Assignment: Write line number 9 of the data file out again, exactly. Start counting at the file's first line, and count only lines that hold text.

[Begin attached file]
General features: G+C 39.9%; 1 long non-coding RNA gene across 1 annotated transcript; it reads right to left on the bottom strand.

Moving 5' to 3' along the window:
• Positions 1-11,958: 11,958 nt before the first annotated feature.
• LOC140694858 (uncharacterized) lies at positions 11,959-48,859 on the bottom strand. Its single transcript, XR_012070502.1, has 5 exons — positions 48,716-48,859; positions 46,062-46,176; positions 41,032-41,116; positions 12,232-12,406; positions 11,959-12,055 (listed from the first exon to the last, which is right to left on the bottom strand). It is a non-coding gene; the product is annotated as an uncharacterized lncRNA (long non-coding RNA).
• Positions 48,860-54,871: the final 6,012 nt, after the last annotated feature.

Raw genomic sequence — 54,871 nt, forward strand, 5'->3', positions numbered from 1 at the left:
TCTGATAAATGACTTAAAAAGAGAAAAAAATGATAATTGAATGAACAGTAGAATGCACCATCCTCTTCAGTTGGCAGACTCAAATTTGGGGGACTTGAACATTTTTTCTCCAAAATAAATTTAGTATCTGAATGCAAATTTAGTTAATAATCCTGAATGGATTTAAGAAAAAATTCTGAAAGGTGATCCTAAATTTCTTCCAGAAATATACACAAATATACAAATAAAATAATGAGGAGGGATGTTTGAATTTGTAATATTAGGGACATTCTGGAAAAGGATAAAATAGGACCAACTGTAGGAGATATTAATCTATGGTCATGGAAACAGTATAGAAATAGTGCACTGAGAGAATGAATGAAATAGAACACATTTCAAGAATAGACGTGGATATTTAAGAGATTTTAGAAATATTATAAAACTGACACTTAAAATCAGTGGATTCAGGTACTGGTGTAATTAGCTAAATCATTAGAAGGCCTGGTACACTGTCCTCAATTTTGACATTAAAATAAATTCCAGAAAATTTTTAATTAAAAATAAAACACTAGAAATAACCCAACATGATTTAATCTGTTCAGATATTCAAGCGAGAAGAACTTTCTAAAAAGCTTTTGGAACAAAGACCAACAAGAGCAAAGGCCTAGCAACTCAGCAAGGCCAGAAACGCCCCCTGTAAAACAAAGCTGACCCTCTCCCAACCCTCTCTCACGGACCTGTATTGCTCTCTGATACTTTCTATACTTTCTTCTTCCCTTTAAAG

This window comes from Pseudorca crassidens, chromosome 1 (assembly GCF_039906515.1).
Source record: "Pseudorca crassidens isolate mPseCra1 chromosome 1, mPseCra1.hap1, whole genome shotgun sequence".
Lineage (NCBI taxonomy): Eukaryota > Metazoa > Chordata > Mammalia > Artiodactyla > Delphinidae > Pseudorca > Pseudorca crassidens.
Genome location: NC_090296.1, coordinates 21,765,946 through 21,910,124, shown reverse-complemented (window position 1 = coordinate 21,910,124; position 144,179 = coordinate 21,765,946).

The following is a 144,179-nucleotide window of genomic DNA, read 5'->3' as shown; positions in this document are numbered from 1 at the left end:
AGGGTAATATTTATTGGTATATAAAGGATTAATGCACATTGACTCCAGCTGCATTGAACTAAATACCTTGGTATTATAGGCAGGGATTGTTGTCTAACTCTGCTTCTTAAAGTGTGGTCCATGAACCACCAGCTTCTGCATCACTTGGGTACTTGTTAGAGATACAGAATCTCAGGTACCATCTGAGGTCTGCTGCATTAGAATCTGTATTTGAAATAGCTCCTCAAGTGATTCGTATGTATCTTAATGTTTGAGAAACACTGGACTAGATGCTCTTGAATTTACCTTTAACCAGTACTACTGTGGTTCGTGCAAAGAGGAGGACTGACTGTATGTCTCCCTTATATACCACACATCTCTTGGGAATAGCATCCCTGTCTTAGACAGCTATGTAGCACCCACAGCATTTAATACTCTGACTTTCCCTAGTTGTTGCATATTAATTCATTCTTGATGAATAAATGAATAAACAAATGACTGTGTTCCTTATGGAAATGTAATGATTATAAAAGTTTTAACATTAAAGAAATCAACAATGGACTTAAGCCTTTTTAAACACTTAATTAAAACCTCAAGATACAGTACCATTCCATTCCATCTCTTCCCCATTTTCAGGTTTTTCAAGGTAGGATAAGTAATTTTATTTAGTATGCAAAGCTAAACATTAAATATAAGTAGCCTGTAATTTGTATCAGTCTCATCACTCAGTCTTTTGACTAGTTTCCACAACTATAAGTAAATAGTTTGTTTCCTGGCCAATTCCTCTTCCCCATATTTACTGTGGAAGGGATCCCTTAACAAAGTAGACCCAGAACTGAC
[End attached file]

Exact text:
Source record: "Pseudorca crassidens isolate mPseCra1 chromosome 1, mPseCra1.hap1, whole genome shotgun sequence".